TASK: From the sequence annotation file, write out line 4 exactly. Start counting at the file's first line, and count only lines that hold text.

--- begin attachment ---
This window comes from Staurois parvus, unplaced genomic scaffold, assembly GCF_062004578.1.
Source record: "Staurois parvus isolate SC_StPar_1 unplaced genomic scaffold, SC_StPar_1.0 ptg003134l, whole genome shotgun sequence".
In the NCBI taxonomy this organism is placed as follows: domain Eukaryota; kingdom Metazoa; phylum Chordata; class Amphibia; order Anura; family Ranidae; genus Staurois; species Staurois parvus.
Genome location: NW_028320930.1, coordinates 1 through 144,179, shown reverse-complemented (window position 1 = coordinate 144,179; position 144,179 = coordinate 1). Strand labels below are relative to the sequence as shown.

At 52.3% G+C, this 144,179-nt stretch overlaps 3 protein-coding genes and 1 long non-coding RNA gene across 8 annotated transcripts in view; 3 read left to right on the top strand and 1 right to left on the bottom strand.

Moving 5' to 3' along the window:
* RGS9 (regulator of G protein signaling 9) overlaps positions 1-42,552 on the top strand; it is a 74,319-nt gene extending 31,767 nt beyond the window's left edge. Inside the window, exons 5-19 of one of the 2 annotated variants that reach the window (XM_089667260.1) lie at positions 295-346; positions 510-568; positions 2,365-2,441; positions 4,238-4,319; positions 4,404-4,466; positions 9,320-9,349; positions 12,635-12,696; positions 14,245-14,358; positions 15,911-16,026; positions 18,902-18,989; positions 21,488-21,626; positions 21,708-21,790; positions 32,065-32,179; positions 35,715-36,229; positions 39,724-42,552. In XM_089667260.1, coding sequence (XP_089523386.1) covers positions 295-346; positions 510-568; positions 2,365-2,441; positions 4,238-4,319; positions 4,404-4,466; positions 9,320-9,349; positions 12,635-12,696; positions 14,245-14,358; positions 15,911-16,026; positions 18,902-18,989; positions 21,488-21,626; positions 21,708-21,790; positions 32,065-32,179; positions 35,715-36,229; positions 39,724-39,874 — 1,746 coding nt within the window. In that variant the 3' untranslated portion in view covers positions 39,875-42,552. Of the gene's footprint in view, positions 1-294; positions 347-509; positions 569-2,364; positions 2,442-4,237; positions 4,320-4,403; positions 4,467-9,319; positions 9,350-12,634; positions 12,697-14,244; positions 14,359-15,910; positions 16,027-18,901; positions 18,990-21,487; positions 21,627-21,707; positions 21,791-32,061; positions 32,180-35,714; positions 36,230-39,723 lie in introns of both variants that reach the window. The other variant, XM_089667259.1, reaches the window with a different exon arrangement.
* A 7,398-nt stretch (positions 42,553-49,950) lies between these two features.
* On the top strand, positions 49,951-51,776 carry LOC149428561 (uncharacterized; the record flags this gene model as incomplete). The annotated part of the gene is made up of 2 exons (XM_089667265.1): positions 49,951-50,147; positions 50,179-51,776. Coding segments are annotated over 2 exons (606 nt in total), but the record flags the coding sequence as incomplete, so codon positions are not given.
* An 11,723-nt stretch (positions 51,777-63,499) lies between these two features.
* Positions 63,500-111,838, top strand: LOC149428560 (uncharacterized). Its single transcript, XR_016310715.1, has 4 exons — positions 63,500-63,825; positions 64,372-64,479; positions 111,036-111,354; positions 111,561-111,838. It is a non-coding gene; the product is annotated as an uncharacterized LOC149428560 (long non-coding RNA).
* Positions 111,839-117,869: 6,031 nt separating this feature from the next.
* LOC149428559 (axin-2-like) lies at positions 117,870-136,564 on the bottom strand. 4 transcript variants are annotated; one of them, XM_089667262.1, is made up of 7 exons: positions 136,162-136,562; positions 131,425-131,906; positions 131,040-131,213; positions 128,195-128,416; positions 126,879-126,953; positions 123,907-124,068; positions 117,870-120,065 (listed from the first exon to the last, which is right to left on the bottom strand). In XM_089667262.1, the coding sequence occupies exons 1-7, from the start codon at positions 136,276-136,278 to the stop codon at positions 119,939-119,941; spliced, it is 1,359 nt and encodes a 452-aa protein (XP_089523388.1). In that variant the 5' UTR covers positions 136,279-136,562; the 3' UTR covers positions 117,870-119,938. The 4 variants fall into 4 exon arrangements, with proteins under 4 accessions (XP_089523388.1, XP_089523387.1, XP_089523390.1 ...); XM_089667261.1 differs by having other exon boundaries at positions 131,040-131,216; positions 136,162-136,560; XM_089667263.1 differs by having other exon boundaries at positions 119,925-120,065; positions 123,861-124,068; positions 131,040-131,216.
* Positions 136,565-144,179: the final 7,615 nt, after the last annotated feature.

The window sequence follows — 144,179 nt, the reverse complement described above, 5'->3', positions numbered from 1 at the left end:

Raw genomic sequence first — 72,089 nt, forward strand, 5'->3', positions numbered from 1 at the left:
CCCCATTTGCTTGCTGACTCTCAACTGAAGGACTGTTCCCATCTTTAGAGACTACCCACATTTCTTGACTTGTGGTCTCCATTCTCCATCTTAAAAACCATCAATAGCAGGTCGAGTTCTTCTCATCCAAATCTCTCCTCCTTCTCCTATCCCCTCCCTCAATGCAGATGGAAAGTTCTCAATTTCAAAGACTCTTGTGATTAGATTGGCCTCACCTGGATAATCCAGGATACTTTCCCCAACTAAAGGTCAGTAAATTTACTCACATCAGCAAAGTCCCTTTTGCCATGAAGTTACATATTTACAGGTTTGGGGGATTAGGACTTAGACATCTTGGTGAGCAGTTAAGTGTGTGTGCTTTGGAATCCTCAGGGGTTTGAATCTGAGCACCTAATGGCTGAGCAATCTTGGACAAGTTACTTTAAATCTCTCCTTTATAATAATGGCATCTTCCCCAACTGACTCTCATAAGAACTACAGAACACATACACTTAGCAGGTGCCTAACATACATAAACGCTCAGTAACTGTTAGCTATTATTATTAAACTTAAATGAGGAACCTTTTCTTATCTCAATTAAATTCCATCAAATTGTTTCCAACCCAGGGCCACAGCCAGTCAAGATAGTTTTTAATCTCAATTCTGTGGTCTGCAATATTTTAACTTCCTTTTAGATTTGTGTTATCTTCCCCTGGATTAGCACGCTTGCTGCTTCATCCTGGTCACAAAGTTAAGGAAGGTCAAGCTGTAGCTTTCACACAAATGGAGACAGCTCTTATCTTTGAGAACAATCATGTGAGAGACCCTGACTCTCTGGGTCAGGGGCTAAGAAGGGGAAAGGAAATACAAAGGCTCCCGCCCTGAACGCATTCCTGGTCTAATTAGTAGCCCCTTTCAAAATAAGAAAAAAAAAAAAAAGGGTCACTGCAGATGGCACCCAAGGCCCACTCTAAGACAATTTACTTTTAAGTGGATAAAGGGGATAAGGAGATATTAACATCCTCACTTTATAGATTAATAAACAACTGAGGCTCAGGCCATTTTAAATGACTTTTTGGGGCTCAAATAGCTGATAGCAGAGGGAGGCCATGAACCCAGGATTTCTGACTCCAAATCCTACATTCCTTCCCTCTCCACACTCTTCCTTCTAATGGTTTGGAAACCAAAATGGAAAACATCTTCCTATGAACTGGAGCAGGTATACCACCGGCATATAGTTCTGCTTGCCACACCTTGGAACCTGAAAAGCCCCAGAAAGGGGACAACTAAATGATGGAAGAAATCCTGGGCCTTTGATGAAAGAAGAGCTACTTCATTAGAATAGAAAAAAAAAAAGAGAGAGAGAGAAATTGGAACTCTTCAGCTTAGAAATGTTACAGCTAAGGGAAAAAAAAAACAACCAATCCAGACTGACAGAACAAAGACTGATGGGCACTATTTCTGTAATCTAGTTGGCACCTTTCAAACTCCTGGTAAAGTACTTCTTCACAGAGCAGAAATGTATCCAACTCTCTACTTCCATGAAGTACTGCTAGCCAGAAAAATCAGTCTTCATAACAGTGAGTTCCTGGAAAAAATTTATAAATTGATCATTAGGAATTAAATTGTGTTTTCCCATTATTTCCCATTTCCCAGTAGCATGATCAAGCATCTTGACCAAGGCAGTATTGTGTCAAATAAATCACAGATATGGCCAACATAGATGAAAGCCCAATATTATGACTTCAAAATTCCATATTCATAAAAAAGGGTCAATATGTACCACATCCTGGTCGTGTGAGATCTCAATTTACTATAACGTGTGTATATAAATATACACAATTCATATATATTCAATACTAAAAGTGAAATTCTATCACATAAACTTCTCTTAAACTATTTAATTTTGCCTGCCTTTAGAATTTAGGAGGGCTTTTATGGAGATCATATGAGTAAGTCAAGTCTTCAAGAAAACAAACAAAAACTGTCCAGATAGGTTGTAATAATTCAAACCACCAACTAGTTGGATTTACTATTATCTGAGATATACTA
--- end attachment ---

Genome location: NW_028320930.1, coordinates 1 through 144,179, shown reverse-complemented (window position 1 = coordinate 144,179; position 144,179 = coordinate 1). Strand labels below are relative to the sequence as shown.